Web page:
The bulbous jug with vertical mouth and dragon handle is a Timurid archetype. The earliest Timurid example of the form is the white jade jug made for Ulugh Beg (1420-1449), now in the Calouste Gulbenkian Foundation, Lisbon (Thomas W. Lentz and Glenn D. Lowry, Timur and the Princely Vision, exhibition catalogue, Los Angeles and Washington D.C, 1989, fig.46, p.144). From the middle of the fifteenth century onwards brass examples of the same form were produced, covered with intricate silver and gold overlay. There are around 30 published examples in museums around the world, and a small number of others that have appeared on the market. They have been studied in some detail, notably by Linda Komaroff in her work on Timurid Metalwork (Linda Komaroff, The Golden Disk of Heaven, Metalwork of Timurid Iran, Costa Mesa, California and New York, 1992). As a group they are particularly interesting in that a considerable number of them are signed and/or dated. The dates range from AH 861/1456-57 AD (an example in the Museum für islamische Kunst, Berlin; Komaroff no.3, pp.153-155) through into the Safavid period as is shown by the black jade example made for Shah Isma’il Safavi (Lentz and Lowry, op.cit., fig. 102, p.310 amongst many other publications). The latest dated brass example is in the David Collection, Copenhagen, dating from Jumada II AH 819/August-September 1512 AD (https://www.davidmus.dk/en/collections/islamic/dynasties/timurids-and-turkmen/art/34-1986).
Their usual attribution to Herat is on the basis of the form being known to have been popular with the Timurid rulers, to the fact that the nisbahs of the makers are almost invariably from that area and on two brass jugs inscribed with verses praising Sultan Husayn [Baiqara] (r.1469-1506). One is in the British Museum (1962.7-18.1; Komaroff op.cit., no.12, pp.178-80; Lentz and Lowry, op.cit., no.151, pp.273 and 360), the other sold at Sotheby’s (11 October 1989, lot 99, pp.42-3).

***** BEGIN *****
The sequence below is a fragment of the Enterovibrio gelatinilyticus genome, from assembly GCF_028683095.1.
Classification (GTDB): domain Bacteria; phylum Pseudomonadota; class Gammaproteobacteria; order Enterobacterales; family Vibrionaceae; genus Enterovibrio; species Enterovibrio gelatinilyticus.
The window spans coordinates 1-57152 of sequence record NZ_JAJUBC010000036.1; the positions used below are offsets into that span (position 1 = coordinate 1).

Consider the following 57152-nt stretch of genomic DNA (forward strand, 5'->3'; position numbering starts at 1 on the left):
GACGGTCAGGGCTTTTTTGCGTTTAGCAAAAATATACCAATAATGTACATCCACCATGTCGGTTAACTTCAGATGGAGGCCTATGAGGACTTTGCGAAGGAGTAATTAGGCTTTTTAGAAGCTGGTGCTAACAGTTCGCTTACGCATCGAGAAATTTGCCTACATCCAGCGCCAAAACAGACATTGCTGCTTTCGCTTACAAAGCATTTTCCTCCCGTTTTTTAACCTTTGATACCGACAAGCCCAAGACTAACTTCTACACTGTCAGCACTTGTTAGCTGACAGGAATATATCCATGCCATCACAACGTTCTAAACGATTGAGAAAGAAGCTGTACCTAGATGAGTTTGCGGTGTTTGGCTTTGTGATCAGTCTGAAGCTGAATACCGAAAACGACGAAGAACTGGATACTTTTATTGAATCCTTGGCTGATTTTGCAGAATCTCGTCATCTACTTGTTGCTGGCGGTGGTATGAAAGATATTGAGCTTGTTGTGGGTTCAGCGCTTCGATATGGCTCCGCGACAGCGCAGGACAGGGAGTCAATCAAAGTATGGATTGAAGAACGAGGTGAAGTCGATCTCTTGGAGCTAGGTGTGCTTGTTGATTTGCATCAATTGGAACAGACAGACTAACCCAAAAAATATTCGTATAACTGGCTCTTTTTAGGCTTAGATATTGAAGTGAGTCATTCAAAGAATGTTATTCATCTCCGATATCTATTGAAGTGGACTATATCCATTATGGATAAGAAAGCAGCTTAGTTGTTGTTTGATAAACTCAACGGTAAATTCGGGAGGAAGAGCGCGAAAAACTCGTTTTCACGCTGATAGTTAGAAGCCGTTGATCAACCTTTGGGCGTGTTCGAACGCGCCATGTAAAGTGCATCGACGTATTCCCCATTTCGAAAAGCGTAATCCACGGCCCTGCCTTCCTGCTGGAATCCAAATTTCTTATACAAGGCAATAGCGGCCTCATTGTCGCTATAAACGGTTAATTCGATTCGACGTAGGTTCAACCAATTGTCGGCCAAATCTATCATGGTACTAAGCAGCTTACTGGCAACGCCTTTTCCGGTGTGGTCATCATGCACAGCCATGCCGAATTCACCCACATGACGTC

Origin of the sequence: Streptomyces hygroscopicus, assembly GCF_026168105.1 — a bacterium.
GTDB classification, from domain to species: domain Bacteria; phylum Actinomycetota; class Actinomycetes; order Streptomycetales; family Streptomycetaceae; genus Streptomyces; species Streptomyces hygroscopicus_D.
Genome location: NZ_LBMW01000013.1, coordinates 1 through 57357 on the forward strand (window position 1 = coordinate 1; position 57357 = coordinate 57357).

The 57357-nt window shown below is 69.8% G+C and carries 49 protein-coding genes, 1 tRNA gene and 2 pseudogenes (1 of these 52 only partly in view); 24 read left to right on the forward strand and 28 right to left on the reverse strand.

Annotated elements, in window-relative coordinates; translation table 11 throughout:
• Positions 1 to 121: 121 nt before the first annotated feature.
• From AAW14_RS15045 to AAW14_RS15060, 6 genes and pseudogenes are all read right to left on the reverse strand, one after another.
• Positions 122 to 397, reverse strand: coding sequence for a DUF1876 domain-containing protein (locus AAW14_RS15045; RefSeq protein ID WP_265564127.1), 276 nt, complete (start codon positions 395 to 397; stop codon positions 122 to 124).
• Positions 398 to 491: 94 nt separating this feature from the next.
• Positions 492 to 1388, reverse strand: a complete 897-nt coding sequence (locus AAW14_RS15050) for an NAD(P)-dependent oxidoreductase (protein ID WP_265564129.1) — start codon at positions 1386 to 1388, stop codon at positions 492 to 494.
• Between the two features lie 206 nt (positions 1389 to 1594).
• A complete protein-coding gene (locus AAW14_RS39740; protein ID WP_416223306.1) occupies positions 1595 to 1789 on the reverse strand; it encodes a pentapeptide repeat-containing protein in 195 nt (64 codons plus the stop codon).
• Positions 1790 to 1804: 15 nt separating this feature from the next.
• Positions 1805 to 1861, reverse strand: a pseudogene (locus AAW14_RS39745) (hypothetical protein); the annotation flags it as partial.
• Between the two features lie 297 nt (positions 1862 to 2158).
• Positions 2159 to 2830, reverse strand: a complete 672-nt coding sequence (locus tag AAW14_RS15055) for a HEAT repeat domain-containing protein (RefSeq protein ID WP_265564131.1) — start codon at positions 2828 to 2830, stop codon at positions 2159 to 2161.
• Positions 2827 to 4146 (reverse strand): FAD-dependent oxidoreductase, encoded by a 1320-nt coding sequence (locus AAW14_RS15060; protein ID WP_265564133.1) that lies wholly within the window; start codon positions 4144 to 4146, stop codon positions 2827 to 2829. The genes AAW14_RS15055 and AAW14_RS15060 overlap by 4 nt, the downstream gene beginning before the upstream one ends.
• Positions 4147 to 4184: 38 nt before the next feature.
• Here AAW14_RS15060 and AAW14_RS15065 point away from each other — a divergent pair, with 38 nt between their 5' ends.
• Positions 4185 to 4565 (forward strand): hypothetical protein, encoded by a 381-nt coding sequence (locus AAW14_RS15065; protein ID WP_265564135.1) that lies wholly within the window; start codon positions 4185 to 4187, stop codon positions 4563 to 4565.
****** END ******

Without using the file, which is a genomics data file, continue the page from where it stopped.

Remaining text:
Many are inscribed, as here, with one or two bands of verses around the belly and neck. Many of these verses are repeated. Most are poetical, as here, appropriate to the drinking of wine from the jug, with the favourite poets being Qasim Anwar and Hafiz. Verses from Daqiqi and even Firdowsi are also found (A.S.Melikian-Chirvani, Islamic Metalwork from the Iranian World, London, 1982, no.123, pp.287-8).
Each jug is slightly different in decorative layout, the designers playing with similar motifs to create different effects. While one can group the earliest ones as a subgroup with their large continuous inscriptions around the neck, it is less easy to divide those dating from 1480-1512 in terms of style. The drawing of some has a distinctly spiky feel, such as that in the Nuhad es-Said Collection, now in the Museum of Islamic Art, Doha (James Allan, Islamic Metalwork, the Nuhad es Said Collection, London, 1982, no.25, pp.110-113), as does the latest dated example of the series, that in the David Collection noted above. Others, including the present jug, have a fuller drawing with subsidiary engraving on the individual inlaid small pieces of silver. Dated examples with similar execution are that in the Berlin Museum of Islamic Art, dated AH 910/1505 AD (I.6052; Komaroff, op.cit., no.13), and that in the British Museum, London, dated AH 917/1511 AD or possibly AH 919/1513 AD which would actually make it later than the David Collection example (78 12.30.732; Sheila Canby and Jon Thompson (eds), The Hunt for Paradise, Arts of Iran 1501-1575, Milan and New York, 2003, no.8.6, pp.210-211). Others are those in the Bargello (Marco Spallanzano, Islamic Metalwork from the Grand Ducal Collection, Florence, 1981, no.3, pp.13-16 and cover illustration), and another in the British Museum (78 12.30.731; Komaroff, op.cit., no.11, pp.176-178). Of all of these the present example is probably closest to the dated British Museum example, indicating that it was probably made towards the end of the sequence in the early 16th century.